|Publication number||US5772466 A|
|Application number||US 08/720,495|
|Publication date||Jun 30, 1998|
|Filing date||Sep 30, 1996|
|Priority date||Sep 30, 1996|
|Also published as||EP0929918A1, WO1998015038A1|
|Publication number||08720495, 720495, US 5772466 A, US 5772466A, US-A-5772466, US5772466 A, US5772466A|
|Inventors||Scott Frederick Morin, Jonathan Earl Buck, Brian Patrick Costello|
|Original Assignee||The Whitaker Corporation|
|Export Citation||BiBTeX, EndNote, RefMan|
|Patent Citations (12), Referenced by (43), Classifications (11), Legal Events (5)|
|External Links: USPTO, USPTO Assignment, Espacenet|
This relates to the field of electrical connectors and more particularly to matable plug and receptacle connectors.
Especially in telecommunications, there are known two particular widely-used styles of modular plug connectors, identified as RJ11 and RJ45, whose design and dimensions are in keeping with a standard of the "FCC Rules for Registration of Telephone Equipment, Part 68, Subpart F, Connectors". A basic distinction between the two styles of plugs is that the RJ11 plug provides four or six signal contacts at the mating interface, and the RJ45 plug provides eight such contacts, with the width of the plug mating face being adjusted accordingly while maintaining the remainder of the mating face remains similar in configuration and dimensioning. Typically the RJ11 plug is utilized with standard telephonic communication such as a modem, and the RJ45 is utilized with enhanced communication capability such as Ethernet in Local Area Networks (LANs).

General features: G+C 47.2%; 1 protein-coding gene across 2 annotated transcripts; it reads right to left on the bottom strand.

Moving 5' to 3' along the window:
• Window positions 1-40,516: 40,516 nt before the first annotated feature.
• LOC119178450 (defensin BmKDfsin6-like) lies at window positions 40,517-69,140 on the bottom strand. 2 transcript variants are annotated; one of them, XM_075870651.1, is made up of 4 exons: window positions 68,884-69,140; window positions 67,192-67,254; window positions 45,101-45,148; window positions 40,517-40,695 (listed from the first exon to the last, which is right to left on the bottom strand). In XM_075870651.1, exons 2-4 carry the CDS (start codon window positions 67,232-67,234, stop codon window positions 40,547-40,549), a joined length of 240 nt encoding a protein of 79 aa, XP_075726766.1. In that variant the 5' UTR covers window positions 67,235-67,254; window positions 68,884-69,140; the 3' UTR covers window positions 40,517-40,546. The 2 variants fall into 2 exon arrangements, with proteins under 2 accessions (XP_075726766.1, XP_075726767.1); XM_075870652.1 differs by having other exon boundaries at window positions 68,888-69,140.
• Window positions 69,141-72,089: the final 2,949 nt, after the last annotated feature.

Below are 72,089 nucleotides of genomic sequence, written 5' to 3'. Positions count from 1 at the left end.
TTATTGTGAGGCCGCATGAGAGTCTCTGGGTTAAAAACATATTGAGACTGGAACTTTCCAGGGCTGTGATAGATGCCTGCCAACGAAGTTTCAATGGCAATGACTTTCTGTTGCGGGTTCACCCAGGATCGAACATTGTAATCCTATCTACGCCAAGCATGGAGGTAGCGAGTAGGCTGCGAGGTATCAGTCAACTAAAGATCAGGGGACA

Most personal computers are now manufactured with the capability to be connected to modems and to LANs, by providing a receptacle connector in an input/output port of the computer. One approach to providing a single connector capable of mating to either an RJ11 or an RJ45 plug, is for the connector to provide discrete mating interfaces, one for each of the two plug types.
It is desired to provide a connector matable with either the RJ11 or the RJ45 plug while generating an indication as to which plug becomes mated at any particular time.
The present invention provides a receptacle connector mounted to an electronic apparatus and defining a mating face with a single plug-receiving cavity adapted to mate with either of the different plugs, and includes a detection means or switch automatically responsive in different ways upon mating by each particular plug, the switch being connected to apparatus circuitry that is responsive to the switch.
For mating with two different plugs, one embodiment provides in addition to the ten signal contacts, at least one detection contact. Preferably two such detection contacts are located at respective sides of the mating face within the plug-receiving cavity, each positioned to be engaged during connector mating by a respective tab of a conductive grounded member of the receptacle connector such as a shield upon engagement and deflection by the relatively wide RJ45 plug during mating, while the tabs will not both be deflected into engagement with the respective detection contacts by the relatively narrow RJ11 plug during mating. In response to an indication of mating with an RJ45 wherein both contacts are groundingly engaged with the shield, circuitry of the apparatus within which the receptacle connector is mounted, configures itself to process the transmissions appropriately for a LAN (RJ45 ) connection, while the circuitry is otherwise configured (default) for a modem (RJ11 ) connection.
An embodiment of the invention will now be described by way of example with reference to the accompanying drawings.